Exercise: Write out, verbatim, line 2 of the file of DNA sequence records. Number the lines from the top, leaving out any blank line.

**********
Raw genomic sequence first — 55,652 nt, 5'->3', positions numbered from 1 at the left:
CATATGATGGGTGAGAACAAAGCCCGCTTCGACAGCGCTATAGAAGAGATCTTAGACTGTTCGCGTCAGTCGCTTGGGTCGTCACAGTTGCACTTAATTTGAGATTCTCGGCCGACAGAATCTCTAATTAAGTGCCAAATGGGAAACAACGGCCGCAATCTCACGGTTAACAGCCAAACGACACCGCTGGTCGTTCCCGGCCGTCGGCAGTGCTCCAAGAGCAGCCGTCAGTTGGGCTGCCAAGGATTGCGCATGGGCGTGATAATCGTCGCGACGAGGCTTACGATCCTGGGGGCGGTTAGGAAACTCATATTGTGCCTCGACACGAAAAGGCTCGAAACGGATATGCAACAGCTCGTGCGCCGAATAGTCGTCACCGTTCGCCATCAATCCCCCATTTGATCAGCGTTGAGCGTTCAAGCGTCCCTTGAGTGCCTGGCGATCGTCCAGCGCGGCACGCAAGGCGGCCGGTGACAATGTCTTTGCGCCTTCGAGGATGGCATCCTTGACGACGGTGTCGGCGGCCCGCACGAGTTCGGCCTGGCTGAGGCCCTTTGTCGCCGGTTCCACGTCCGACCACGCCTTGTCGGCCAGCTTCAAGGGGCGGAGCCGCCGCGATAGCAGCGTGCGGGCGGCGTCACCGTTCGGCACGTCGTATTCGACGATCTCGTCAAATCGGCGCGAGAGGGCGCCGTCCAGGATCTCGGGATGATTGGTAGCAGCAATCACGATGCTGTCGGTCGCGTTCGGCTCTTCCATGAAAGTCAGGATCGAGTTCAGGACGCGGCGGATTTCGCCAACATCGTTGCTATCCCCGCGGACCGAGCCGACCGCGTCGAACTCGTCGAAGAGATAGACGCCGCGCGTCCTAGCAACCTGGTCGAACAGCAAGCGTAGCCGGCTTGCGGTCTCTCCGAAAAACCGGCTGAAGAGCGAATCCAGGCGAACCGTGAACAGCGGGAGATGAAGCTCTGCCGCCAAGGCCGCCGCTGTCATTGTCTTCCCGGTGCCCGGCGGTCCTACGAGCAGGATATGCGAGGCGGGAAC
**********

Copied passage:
CATATGATGGGTGAGAACAAAGCCCGCTTCGACAGCGCTATAGAAGAGATCTTAGACTGTTCGCGTCAGTCGCTTGGGTCGTCACAGTTGCACTTAATTTGAGATTCTCGGCCGACAGAATCTCTAATTAAGTGCCAAATGGGAAACAACGGCCGCAATCTCACGGTTAACAGCCAAACGACACCGCTGGTCGTTCCCGGCCGTCGGCAGTGCTCCAAGAGCAGCCGTCAGTTGGGCTGCCAAGGATTGCGCATGGGCGTGATAATCGTCGCGACGAGGCTTACGATCCTGGGGGCGGTTAGGAAACTCATATTGTGCCTCGACACGAAAAGGCTCGAAACGGATATGCAACAGCTCGTGCGCCGAATAGTCGTCACCGTTCGCCATCAATCCCCCATTTGATCAGCGTTGAGCGTTCAAGCGTCCCTTGAGTGCCTGGCGATCGTCCAGCGCGGCACGCAAGGCGGCCGGTGACAATGTCTTTGCGCCTTCGAGGATGGCATCCTTGACGACGGTGTCGGCGGCCCGCACGAGTTCGGCCTGGCTGAGGCCCTTTGTCGCCGGTTCCACGTCCGACCACGCCTTGTCGGCCAGCTTCAAGGGGCGGAGCCGCCGCGATAGCAGCGTGCGGGCGGCGTCACCGTTCGGCACGTCGTATTCGACGATCTCGTCAAATCGGCGCGAGAGGGCGCCGTCCAGGATCTCGGGATGATTGGTAGCAGCAATCACGATGCTGTCGGTCGCGTTCGGCTCTTCCATGAAAGTCAGGATCGAGTTCAGGACGCGGCGGATTTCGCCAACATCGTTGCTATCCCCGCGGACCGAGCCGACCGCGTCGAACTCGTCGAAGAGATAGACGCCGCGCGTCCTAGCAACCTGGTCGAACAGCAAGCGTAGCCGGCTTGCGGTCTCTCCGAAAAACCGGCTGAAGAGCGAATCCAGGCGAACCGTGAACAGCGGGAGATGAAGCTCTGCCGCCAAGGCCGCCGCTGTCATTGTCTTCCCGGTGCCCGGCGGTCCTACGAGCAGGATATGCGAGGCGGGAAC